Photo via  Amelie Mancini

Photo via Amelie Mancini

French-born painter and printmaker, Amelie Mancini, studied fine arts in France prior to moving to New York City in 2006. Nearly a decade later, she has successfully grown her small business into a powerhouse and staple in the handmade/design communities, boasting mentions or features in Design*Sponge, RealSimple, Lonny, and Apartment Therapy to name a few. 

Amelie, who fell in love with baseball when she first moved to the U.S., began designing and printing her own quirky take on the classic baseball card under the name Left Field Cards in 2006. Her card collections featured a number of tongue-in-cheek themes like "Marvelous Moustaches," "Curious Second Careers," and "Edible All-Stars"—Major League Baseball players whose last names doubled as a food or beverage.

In 2013, however, Amelie embraced a new wave of inspiration—one that included more botanicals and desertscapes and less baseball. Under the name Amelie Mancini, she began screen printing onto a variety of textiles, including leather, suede and linen. Over time, her line of zipper pouches, napkins, and (lately) baby quilts eventually became her primary focus. In three short years since its inception, Amelie has successfully grown her business to include a small team of employees, who help her keep up with the day-to-day and increasing demand. She proudly uses only U.S. leather and suede, 100% natural fibers, and non-toxic, water-based inks. Everything is made by hand in her Ridgewood, Queens studio from design concept to final product. She truly embodies thoughtfully handmade.

You can find Amelie's goods at the Renegade Craft Fair (Booth #531) in Brooklyn this Saturday, June 11. In addition to her line of desert-inspired bags and tea towels, she'll be selling the remaining stock of her Left Field Cards for 50% off the original price. Don't miss out!

Read our interview with Amelie Mancini below:

Photo via  Amelie Mancini

Photo via Amelie Mancini

S&A: You moved from France to New York City in 2006. How do the two creative communities compare?
AM: It's been ten years now so it's a little hard to compare the two because I've been out of touch with the Parisian scene for so long, but my impression is that New York City is a much more dynamic place to be for a young artist or designer. I always felt that things were a little more rigid or difficult in France. There is less of a safety net in America but people are willing to take more risks, somehow. My sister, who lives in Paris and is an illustrator and graphic designer, also tells me the handmade/maker movement is just starting to gather interest in France, but that the real stars are to be found in the fashion and photography world. She also says Paris is obsessed with Brooklyn, which is funny because Americans are obsessed with Paris.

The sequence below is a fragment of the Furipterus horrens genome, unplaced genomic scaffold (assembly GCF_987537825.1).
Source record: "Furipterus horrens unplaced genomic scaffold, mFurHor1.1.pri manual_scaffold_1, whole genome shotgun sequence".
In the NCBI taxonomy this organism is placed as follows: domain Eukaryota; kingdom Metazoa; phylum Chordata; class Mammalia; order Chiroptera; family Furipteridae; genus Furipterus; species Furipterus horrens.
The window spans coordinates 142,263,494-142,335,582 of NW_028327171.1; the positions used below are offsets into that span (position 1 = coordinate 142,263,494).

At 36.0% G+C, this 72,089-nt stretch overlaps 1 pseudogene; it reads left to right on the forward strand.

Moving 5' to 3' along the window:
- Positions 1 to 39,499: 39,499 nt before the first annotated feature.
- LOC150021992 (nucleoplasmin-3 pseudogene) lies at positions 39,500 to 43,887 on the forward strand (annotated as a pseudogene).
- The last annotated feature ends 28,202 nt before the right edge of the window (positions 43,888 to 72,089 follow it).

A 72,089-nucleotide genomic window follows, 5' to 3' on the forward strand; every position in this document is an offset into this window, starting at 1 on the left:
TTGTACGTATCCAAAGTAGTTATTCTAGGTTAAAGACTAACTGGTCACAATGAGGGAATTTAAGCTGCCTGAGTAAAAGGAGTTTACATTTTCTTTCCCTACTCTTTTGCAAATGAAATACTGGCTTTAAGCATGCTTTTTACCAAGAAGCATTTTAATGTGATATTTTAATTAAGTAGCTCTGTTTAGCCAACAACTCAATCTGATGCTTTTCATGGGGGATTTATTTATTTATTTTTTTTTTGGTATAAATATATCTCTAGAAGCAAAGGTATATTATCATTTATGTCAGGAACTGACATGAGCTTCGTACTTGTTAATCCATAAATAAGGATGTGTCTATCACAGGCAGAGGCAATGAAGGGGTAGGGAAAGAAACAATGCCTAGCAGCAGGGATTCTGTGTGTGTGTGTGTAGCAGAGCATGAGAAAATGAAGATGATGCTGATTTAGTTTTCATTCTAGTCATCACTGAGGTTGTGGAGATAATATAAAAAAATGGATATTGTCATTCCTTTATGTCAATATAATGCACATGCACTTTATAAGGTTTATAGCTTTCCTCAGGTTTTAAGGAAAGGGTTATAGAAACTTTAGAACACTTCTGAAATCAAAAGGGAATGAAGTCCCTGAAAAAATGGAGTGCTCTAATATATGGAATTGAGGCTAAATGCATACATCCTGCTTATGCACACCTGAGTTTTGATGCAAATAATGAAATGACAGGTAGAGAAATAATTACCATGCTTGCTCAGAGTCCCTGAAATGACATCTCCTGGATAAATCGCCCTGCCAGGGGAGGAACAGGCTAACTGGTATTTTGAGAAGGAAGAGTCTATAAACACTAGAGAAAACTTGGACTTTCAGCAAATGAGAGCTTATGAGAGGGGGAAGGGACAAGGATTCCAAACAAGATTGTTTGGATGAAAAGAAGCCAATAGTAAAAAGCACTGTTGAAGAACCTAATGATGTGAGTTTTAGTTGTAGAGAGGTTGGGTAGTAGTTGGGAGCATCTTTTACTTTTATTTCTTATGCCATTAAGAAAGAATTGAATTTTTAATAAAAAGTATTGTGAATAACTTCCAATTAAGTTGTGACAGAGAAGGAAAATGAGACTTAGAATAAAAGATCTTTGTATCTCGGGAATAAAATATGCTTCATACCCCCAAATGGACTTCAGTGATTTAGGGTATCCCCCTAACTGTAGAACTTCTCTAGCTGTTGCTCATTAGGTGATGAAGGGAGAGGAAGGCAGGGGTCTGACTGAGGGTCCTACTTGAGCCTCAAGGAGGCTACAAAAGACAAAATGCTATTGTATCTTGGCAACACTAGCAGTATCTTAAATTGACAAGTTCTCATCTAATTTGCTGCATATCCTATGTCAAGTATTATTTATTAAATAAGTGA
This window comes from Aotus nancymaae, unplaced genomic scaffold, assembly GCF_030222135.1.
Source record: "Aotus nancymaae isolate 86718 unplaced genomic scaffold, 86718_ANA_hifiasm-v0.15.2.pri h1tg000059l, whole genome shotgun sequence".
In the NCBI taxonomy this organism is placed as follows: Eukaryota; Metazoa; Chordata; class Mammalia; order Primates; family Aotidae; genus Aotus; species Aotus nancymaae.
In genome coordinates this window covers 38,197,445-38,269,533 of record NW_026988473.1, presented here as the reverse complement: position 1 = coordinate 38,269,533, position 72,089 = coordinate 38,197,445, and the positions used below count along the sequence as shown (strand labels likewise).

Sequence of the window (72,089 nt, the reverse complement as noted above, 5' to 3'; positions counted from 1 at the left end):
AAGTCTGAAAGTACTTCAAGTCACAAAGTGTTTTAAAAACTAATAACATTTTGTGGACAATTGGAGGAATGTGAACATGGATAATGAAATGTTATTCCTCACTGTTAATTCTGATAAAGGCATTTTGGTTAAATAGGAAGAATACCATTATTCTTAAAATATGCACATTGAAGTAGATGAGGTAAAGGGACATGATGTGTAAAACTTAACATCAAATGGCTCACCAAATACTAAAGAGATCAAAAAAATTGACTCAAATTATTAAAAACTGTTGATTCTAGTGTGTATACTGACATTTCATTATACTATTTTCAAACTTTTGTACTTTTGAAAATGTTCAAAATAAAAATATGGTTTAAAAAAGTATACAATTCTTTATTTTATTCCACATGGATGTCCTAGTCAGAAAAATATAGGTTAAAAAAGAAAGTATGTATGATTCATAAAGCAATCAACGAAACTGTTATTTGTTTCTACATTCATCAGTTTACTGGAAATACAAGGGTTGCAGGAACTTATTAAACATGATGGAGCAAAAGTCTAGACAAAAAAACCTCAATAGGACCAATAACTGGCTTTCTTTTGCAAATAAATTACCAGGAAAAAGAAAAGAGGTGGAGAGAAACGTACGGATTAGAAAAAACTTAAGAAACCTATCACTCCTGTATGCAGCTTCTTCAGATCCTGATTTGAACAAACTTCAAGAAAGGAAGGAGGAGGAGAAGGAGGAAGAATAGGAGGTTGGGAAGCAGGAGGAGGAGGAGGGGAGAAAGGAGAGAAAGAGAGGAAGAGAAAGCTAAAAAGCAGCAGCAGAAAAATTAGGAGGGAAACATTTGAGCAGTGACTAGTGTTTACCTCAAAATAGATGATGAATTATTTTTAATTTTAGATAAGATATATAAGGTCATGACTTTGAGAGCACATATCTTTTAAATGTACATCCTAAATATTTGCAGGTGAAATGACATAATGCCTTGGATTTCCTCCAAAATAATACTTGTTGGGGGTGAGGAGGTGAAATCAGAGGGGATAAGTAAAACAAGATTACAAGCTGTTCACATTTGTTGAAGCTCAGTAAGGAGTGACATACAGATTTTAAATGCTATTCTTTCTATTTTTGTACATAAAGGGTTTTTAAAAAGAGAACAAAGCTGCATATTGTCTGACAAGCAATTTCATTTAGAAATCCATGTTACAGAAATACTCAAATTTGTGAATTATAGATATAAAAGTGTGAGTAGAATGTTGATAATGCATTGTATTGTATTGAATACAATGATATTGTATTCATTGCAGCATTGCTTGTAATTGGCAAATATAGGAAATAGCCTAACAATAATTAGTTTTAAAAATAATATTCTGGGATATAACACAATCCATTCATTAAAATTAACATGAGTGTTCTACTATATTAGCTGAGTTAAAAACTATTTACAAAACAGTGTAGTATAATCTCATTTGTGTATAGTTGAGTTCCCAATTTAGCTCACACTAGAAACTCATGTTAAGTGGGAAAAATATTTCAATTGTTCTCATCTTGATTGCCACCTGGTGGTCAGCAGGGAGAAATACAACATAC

S&A: What advice would you give to yourself back in 2006 as a burgeoning small business owner and transplant in a new city? 
AM: Don't give up, and find your peers. Things will be hard and confusing but you'll figure it out and meet some great people along the way.

S&A: You've simultaneously designed for Amelie Mancini and Left Field Cards for several years. How do you divide your time between the two endeavors? 

AM: I started with Left Field Cards in 2011 and after a couple of years, took a little break to design new things under Amelie Mancini... What was supposed to be a short break never actually ended and now the work I do under my own name has taken over all of my time. I'm ok with that. Running one business at a time is hard enough!

S&A: How have the two lines—and your design process with each—evolved over time?
AM: The themes are different—baseball for one and cacti and other floral motifs for the other—but the techniques are similar. I still use block printing to create my patterns, and I like to work in series. 

Photo via  Amelie Mancini

Photo via Amelie Mancini

S&A: You've recently added several items for baby (crib quilts, pennants, garlands) to your AM line, no doubt inspired by your role as a soon-to-be mom (congrats!). Do you plan to make them a permanent fixture in your future collections?
AM: Definitely! It's really fun to design for kids. I'd love to do collaborations with other kids' brands to do clothing or even furniture! That'd be really cool.

S&A: What is your favorite place to gather inspiration?
AM: The Metropolitan Museum of Art is amazing.

Follow Amelie's work here and here